[QUOTE=Blob;409722]I sprained my right wrist pretty bad last night and it got me thinking...with my strong hand in a splint for the better part of a week, there's no way I would be able to draw and operate my pistol from my normal IWB holster. Now we all know the importance of training with the weak hand (which I do) but who here has actually given thought to purchasing a weak side holster for use in the event that your strong hand should become temporarily unusable?
[QUOTE]

How can you practice support hand presentations without a support side holster? I've got one for every gun I carry regularly - except the few BUGs I pocket carry.

Blob
07-14-09, 22:23
[QUOTE=Blob;409722]I sprained my right wrist pretty bad last night and it got me thinking...with my strong hand in a splint for the better part of a week, there's no way I would be able to draw and operate my pistol from my normal IWB holster. Now we all know the importance of training with the weak hand (which I do) but who here has actually given thought to purchasing a weak side holster for use in the event that your strong hand should become temporarily unusable?
[QUOTE]

How can you practice support hand presentations without a support side holster? I've got one for every gun I carry regularly - except the few BUGs I pocket carry.

See the part in red ;)

FVC3
07-15-09, 07:43
[QUOTE=FVC3;410477][QUOTE=Blob;409722]I sprained my right wrist pretty bad last night and it got me thinking...with my strong hand in a splint for the better part of a week, there's no way I would be able to draw and operate my pistol from my normal IWB holster. Now we all know the importance of training with the weak hand (which I do) but who here has actually given thought to purchasing a weak side holster for use in the event that your strong hand should become temporarily unusable?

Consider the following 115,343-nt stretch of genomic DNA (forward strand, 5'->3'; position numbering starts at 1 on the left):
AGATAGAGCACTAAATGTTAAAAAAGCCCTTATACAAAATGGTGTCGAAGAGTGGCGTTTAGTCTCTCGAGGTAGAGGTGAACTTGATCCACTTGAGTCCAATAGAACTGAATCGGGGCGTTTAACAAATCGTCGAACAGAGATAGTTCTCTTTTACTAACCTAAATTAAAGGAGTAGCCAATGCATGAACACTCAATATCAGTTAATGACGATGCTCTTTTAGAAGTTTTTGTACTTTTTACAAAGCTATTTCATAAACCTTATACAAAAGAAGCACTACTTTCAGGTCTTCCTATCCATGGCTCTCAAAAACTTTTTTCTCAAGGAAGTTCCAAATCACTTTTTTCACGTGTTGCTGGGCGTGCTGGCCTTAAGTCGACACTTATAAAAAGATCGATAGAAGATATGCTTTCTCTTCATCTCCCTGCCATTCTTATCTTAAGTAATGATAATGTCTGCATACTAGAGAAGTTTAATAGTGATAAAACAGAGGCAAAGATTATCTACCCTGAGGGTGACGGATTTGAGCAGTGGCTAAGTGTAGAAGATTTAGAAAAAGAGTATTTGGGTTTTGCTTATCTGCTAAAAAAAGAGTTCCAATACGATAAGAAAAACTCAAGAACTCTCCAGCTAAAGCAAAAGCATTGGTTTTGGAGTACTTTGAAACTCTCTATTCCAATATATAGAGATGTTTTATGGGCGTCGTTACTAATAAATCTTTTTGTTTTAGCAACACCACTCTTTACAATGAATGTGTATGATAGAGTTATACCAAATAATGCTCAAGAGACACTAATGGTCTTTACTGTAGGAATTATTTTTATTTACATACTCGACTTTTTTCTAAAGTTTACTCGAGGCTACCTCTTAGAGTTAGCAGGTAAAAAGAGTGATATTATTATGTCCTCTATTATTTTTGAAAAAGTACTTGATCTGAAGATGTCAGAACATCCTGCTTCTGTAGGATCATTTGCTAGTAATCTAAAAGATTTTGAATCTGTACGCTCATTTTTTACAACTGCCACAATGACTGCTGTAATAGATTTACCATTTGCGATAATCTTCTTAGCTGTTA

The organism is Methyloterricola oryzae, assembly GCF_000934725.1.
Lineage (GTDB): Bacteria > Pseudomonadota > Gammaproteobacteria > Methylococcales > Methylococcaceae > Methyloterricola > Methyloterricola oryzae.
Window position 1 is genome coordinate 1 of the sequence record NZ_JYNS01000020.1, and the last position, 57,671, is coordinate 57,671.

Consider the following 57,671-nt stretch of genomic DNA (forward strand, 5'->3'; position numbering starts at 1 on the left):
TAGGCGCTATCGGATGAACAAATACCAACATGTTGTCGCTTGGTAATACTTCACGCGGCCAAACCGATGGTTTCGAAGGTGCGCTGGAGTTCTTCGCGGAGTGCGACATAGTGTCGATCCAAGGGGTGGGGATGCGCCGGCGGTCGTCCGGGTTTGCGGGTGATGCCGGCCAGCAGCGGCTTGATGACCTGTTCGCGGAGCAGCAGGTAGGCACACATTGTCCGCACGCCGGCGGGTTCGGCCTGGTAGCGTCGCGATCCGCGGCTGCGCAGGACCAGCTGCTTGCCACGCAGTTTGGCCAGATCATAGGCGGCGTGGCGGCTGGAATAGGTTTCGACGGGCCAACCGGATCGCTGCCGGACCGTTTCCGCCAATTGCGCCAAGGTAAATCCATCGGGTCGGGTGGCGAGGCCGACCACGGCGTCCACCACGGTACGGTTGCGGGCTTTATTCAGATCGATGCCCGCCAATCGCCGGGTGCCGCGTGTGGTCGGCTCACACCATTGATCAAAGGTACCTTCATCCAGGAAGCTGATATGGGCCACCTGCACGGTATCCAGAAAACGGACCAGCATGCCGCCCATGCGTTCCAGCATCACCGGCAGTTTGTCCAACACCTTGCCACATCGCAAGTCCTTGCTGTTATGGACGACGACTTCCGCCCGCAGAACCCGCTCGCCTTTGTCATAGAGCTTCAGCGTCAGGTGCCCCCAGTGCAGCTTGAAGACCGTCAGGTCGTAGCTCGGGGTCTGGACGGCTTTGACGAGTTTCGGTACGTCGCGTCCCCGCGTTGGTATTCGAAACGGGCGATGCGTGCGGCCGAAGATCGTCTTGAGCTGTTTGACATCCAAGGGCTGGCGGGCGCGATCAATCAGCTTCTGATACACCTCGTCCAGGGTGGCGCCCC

See the part in red ;)

Um, yeah... I saw that. I also saw where you said you trained support side - training that would require a support-side holster, ay wot?

Oddly, you asked who among us had actually given thought to buying a support side holster. I answered. I also make sure I can access and run my gun with only my support hand, in case I don't get to make that decision at my leisure.

Blob
07-15-09, 17:25
[QUOTE=Blob;410642][QUOTE=FVC3;410477]

Um, yeah... I saw that. I also saw where you said you trained support side - training that would require a support-side holster, ay wot?

Oddly, you asked who among us had actually given thought to buying a support side holster. I answered. I also make sure I can access and run my gun with only my support hand, in case I don't get to make that decision at my leisure.

Gotcha. I train with my support hand in case it gets injured in the fight, and I can draw my gun from my strong side with my support hand albeit not in the most efficient manner. My point was that if something happened to your strong hand BEFORE a fight, why not give yourself as many advantages as you can by transitioning your holster to your support side for the easiest access to your sidearm?

I've only been carrying for a little over a year so this is something that has not occurred to me until now, and I thought I'd give other relatively inexperienced CCWers an opportunity to consider something that they may not have thought of otherwise.